The Highest Paying Jobs for Pharmacists

The Highest Paying Jobs for Pharmacists
The pharmacist job market, while tight (the US Bureau of Labor Statistics (BLS) forecasts a 2 percent job growth over the next decade, which translates to approximately 13,600 pharmacist openings each year), offers many opportunities leading to satisfying and well-paying careers. Image from Pexels
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Marc Beschler September 27, 2022

The highest paying pharmacists jobs are in-store pharmacist (average salary: $156,000), compounding pharmacist ($150,000), hospital pharmacist ($148,000), and pharmacometrician ($142,000).

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Pharmacy school is notoriously tough. The challenging sciences of (pharmacodynamics, pharmacokinetics, and pharmacotherapy) require enormous amounts of memorization and retention. In addition, required participatory activities (workshops, guest panels, field work, and community service) further increase the workload considerably.

But if you make it through pharmacy school, the pharmacist job market, while tight (the US Bureau of Labor Statistics (BLS) forecasts a 2 percent pharmacist job growth over the next decade, which translates to approximately 13,600 pharmacist openings each year), offers many opportunities leading to satisfying and well-paying careers.

In this article, we examine several of the highest-paying jobs for pharmacists and cover the following:

  • How to qualify for top-paying pharmacy jobs
  • Earning your Doctor of Pharmacy (PharmD) degree

Highest-paying jobs for pharmacists

According to the BLS, the average pharmacist earns about $129,000 per year. What do the highest-paid pharmacists earn and what do they do to earn it? Read on to find out.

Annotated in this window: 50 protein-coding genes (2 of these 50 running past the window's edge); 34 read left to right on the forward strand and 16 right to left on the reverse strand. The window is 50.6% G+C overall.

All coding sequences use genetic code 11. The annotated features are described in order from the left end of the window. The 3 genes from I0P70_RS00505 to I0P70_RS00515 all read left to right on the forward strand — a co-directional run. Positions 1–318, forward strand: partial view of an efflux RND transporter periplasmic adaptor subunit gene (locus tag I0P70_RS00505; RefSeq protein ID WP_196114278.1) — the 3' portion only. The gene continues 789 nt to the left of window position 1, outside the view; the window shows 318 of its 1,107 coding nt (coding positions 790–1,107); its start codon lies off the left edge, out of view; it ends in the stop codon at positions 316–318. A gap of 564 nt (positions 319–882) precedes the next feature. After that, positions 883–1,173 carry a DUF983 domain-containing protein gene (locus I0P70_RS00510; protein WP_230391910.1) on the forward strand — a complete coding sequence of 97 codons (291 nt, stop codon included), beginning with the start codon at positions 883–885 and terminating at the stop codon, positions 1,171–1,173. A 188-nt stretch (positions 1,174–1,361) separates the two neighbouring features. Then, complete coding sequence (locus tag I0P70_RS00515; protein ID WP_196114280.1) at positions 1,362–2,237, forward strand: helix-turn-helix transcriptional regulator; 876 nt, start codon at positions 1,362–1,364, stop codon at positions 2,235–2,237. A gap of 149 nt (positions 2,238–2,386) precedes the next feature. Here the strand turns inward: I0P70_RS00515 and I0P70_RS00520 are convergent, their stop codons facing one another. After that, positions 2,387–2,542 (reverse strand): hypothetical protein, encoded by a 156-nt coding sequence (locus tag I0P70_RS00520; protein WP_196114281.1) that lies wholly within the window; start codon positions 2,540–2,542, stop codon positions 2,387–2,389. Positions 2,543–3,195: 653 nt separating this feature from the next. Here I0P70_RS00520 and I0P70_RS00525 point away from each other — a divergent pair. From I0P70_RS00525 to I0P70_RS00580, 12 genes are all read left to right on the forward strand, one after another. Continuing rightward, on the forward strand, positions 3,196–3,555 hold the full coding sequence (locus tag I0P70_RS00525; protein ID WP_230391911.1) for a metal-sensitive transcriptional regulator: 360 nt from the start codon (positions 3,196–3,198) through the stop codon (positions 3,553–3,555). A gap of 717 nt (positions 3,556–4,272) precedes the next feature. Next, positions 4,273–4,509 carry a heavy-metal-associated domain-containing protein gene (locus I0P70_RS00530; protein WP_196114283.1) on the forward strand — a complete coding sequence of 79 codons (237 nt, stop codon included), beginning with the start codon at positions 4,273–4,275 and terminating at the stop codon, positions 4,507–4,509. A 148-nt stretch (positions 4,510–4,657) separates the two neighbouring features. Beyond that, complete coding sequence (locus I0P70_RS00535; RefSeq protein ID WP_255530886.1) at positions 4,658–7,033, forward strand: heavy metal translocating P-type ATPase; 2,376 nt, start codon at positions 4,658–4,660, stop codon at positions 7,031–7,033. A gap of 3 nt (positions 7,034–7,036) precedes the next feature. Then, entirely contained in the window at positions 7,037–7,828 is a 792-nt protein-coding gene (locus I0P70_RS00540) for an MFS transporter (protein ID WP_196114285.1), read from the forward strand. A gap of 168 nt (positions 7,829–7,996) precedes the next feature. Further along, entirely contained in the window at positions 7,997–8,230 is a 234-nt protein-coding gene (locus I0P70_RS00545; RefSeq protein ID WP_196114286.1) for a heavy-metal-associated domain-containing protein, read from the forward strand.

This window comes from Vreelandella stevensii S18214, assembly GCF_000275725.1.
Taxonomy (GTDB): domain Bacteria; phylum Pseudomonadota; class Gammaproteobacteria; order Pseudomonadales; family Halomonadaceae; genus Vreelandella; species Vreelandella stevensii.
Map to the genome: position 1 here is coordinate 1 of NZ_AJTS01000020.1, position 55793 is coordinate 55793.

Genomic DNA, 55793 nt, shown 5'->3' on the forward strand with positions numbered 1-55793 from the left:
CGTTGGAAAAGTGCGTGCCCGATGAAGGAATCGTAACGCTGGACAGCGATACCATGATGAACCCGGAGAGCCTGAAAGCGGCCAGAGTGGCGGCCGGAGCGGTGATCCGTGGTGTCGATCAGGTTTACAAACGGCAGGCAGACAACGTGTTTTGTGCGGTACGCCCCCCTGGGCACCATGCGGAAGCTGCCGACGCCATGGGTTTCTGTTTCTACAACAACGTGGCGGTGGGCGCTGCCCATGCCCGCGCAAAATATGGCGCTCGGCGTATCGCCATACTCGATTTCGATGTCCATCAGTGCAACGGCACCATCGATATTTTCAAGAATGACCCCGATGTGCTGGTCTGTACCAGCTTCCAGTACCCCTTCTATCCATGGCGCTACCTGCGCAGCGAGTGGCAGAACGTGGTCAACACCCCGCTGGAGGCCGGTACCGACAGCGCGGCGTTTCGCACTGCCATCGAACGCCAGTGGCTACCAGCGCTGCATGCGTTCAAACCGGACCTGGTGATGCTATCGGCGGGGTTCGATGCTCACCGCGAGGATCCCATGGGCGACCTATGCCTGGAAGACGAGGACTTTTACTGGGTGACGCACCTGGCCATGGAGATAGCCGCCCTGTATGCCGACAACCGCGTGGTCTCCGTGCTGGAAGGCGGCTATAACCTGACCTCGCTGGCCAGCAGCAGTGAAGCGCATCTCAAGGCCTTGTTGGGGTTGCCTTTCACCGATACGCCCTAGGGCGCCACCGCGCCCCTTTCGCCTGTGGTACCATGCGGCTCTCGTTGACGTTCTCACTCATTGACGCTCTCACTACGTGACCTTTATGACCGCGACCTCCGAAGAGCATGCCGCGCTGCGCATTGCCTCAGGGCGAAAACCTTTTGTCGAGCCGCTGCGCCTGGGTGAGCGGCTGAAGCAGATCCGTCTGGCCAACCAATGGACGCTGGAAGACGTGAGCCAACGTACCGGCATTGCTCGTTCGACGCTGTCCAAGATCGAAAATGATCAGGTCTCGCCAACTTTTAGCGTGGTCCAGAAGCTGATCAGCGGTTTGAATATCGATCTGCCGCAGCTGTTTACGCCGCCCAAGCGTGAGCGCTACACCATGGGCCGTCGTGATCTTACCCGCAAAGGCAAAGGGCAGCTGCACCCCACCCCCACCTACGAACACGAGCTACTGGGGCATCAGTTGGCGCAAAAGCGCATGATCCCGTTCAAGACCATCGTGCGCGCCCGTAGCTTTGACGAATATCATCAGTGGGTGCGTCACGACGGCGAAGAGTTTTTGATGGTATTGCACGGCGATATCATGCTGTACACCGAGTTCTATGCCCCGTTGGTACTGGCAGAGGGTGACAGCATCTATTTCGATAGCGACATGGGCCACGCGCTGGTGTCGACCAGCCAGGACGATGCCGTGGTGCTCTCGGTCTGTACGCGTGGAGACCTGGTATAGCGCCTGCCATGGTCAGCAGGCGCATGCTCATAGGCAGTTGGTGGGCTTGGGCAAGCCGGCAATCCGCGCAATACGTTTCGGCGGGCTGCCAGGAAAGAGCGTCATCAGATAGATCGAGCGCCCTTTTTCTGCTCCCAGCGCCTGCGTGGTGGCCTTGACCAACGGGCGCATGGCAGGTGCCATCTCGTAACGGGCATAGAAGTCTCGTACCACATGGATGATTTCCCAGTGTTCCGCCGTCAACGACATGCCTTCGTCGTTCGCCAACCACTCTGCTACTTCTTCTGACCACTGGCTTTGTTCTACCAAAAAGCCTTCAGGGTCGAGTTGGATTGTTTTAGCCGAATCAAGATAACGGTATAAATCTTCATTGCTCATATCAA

Ambulatory care pharmacist

Ambulatory care pharmacists work in numerous settings. Their primary function is attending to outpatients with chronic conditions, most especially diabetes, hyperlipidemia, and hypertension. They also interact with other healthcare professionals to develop medication regimens for their patients and meet with the patients between doctor’s appointments to discuss any necessary adjustments. Ambulatory pharmacists often cultivate long-term relationships with patients, much like community pharmacists, only with an even greater degree of intimacy. The average annual salary for an ambulatory pharmacist is $139,000.

Clinical pharmacist

Clinical pharmacists work primarily in healthcare settings (hospitals, clinics, nursing homes, and managed-care facilities), advising doctors on appropriate medication therapies for their patients and monitoring the efficacy and side effects of courses of treatment. In some instances, clinical pharmacists are granted patient care privileges, allowing them to make more direct decisions about a patient’s medications. The average annual salary for clinical pharmacists in the US is around $137,000.

Clinical pharmacologist

Clinical pharmacologists work in the pharmaceutical industry. They conduct research studying, observing, and recording the effects of substances on physical bodies and the diseases that affect them. They are invaluable to the development and testing of new pharmaceuticals since the data they collect and analyze through clinical trials is crucial when the new medication is evaluated for safety and efficacy by the Food and Drug Administration (FDA). Clinical pharmacologists are highly knowledgeable in such areas as drug therapy, molecular pharmacology, and toxicology. The average salary for a clinical pharmacologist is $149,000.

Compounding pharmacist

A compounding pharmacist plays a unique role within the larger field of pharmaceutical dispensation; they concoct specialized medications as needed. They create special forms of medication (creams, gels, liquids), combine medications, alter medications to remove counterproductive ingredients (e.g., for allergies), or even add flavor to make medication easier to ingest. While all pharmacy students are trained in compounding, only a small percentage go on to the advanced level of training that enables them to become actual compounding pharmacists (and only roughly 12 percent of community pharmacies in the US engage in compounding). The average salary for a compounding pharmacist in the US is $150,000.